A number of Trump supporters doubled down this week on their criticism of former President Barack Obama after a previously unreleased photo emerged showing him standing alongside controversial Nation of Islam leader Louis Farrakhan.
In addition to sharing and commenting on the instantly controversial picture, some Twitter users seized on the opportunity to promote photographic evidence they say proves President Donald Trump is not bigoted as he is sometimes portrayed by his critics.
The image of Obama and Farrakhan was reportedly captured in 2005 by journalist Askia Muhammad during a Congressional Black Caucus meeting.
Obama, then a Democratic senator representing Illinois, smiled widely as he posed with a group of individuals including Farrakhan, whose radical views have been widely denounced as antisemitic.
The image’s release sparked a flurry of negative comments on Twitter, largely from conservatives but with criticism coming from across the political spectrum.
Some saw the fact that the photo was kept hidden for more than a decade as proof of a double standard between Obama and Trump.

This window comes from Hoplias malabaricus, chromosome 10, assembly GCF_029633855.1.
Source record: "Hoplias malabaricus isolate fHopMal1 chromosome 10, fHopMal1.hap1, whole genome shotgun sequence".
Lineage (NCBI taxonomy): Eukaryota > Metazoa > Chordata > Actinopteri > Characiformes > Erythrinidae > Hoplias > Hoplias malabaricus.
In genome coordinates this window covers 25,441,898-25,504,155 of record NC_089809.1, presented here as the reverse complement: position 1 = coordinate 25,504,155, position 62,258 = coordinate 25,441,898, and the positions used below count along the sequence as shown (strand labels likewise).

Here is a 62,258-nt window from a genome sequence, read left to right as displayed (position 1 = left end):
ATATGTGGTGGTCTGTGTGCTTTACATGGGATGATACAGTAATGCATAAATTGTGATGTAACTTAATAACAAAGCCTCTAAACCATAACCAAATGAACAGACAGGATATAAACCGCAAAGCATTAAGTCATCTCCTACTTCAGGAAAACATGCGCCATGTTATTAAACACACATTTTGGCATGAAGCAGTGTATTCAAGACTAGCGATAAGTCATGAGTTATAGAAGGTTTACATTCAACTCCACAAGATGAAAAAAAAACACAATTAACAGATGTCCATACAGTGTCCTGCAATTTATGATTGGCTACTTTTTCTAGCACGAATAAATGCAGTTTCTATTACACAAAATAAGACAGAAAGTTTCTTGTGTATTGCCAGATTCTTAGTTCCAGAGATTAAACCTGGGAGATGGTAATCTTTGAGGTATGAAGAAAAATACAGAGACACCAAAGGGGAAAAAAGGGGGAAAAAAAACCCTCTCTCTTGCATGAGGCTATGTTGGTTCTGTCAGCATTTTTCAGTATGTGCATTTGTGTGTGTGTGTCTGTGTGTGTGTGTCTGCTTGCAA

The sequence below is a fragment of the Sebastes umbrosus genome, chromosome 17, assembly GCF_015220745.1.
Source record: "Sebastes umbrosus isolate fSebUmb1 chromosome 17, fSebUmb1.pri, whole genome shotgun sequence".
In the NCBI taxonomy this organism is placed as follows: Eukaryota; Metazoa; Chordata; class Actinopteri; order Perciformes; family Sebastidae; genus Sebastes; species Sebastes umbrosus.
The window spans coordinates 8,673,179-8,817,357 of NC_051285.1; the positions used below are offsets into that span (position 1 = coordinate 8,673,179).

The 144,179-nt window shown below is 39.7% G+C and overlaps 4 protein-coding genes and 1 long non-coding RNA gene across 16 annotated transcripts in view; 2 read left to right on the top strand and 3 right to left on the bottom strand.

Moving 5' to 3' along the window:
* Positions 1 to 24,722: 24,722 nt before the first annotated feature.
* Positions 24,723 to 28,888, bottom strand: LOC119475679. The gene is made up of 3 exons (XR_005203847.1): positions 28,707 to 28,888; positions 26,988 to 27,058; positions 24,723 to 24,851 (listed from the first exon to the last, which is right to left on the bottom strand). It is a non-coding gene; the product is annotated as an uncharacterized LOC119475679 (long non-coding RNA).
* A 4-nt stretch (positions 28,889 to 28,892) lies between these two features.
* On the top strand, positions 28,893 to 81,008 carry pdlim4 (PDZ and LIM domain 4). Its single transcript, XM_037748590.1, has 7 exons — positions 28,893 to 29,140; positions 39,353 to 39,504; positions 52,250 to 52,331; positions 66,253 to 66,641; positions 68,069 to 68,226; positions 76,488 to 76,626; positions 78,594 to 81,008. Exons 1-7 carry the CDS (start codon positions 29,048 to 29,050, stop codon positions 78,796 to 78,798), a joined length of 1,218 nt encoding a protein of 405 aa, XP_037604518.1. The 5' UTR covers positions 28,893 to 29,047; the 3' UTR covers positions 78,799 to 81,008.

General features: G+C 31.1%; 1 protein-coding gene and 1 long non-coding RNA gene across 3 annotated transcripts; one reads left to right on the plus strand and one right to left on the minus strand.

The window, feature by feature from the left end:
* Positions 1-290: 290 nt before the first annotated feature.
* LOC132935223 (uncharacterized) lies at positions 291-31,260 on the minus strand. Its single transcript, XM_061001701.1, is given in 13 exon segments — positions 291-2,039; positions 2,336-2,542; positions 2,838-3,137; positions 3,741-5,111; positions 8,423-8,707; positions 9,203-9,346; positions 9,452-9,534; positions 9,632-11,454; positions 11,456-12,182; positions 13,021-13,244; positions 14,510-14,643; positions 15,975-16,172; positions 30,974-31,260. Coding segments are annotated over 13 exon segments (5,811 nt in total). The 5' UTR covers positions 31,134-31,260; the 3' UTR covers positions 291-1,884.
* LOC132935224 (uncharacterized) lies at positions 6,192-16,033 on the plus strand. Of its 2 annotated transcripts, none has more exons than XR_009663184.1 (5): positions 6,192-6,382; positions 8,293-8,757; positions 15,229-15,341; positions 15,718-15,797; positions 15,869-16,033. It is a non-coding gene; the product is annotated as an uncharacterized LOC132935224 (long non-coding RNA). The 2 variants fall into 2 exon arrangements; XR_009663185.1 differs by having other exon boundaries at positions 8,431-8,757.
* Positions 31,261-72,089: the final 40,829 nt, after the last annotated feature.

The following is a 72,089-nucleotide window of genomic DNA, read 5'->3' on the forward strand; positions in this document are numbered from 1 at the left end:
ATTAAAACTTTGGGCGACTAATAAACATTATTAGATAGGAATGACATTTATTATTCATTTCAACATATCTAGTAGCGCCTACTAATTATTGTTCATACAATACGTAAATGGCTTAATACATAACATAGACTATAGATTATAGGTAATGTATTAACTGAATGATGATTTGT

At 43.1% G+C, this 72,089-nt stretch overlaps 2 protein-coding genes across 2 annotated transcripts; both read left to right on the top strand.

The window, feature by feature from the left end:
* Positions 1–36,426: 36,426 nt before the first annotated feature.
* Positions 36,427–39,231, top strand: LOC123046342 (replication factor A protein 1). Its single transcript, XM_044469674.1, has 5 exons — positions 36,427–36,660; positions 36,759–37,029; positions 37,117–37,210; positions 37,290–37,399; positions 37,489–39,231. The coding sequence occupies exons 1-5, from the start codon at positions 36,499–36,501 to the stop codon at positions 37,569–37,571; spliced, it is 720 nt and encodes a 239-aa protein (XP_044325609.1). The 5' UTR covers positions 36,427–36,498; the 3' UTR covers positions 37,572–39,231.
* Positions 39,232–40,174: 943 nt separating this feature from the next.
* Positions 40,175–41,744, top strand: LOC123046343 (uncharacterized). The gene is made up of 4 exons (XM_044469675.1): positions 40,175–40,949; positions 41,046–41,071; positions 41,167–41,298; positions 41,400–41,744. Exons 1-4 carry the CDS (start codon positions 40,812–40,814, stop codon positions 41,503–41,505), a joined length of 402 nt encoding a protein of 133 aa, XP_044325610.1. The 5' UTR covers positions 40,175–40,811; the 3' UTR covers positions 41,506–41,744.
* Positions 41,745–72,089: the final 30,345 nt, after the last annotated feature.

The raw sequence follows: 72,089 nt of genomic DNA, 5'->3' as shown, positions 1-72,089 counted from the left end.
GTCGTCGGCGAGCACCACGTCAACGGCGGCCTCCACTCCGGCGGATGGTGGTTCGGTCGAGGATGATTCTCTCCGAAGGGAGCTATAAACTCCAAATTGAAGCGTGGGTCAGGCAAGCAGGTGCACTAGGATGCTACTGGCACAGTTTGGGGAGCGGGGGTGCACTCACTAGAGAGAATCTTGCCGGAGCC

“Trump was roundly (& rightly) condemned in the press for dancing around his disavowal of virulent racist & anti-Semite David Duke,” tweeted conservative commentator Guy Benson. “A journalist deliberately withheld a photo of Obama grinning w/ virulent racist & anti-Semite Louis Farrakhan, explicitly to protect Obama’s career.”
Jack Posobiec, a prominent Trump supporter on Twitter, shared his take on the brewing controversy by retweeting one of his earlier posts showing Trump standing beside civil rights leader Rosa Parks.
“Trump stands next to Rosa Parks,” he wrote in a separate tweet. “Obama stands next to Louis Farrakhan. Which one does the media label a racist?”
The photo was taken during a 1986 ceremony at which Trump and Parks were among the 80 Americans awarded the Ellis Island Medal of Honor.
As for allegations that the 2005 photo of Obama was suppressed for political purposes, Muhammad acknowledged that he initially agreed to keep it secret because of its possible impact on Obama’s presidential ambitions as well as out of fear of retaliation by individuals he said did not want the photo to be released.
“I gave the picture up at the time and basically swore to secrecy,” the photographer said. “But after the nomination was secured and all the way up until the inauguration; then for eight years after he was president, it was kept under cover.”
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